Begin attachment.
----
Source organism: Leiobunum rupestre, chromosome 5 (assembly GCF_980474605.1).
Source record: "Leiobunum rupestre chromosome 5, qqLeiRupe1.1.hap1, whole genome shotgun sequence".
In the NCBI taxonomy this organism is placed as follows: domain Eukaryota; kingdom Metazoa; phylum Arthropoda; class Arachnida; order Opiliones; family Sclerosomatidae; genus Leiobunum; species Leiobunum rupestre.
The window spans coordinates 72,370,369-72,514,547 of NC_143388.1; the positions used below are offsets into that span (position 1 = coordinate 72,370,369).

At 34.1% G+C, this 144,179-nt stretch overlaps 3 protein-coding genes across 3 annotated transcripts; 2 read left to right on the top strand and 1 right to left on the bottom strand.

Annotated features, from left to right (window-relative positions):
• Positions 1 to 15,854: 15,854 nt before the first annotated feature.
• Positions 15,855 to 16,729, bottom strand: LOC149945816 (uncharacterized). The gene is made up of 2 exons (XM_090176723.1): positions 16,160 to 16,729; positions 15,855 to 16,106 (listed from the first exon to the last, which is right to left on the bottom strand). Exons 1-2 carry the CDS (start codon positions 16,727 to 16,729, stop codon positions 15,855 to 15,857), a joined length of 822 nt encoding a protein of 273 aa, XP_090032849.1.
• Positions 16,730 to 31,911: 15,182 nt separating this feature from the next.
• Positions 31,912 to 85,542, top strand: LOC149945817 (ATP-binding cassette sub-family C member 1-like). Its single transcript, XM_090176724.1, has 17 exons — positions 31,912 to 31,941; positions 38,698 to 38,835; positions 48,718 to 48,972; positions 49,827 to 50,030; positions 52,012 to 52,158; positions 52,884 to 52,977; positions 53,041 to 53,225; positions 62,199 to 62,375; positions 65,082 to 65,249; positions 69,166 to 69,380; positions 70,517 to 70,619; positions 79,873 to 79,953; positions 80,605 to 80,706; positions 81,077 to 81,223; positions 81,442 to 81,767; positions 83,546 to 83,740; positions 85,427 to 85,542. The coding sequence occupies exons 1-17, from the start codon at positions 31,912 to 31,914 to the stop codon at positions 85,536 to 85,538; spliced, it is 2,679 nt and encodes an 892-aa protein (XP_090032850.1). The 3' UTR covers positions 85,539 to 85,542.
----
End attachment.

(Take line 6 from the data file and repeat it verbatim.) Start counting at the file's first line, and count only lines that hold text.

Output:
Annotated features, from left to right (window-relative positions):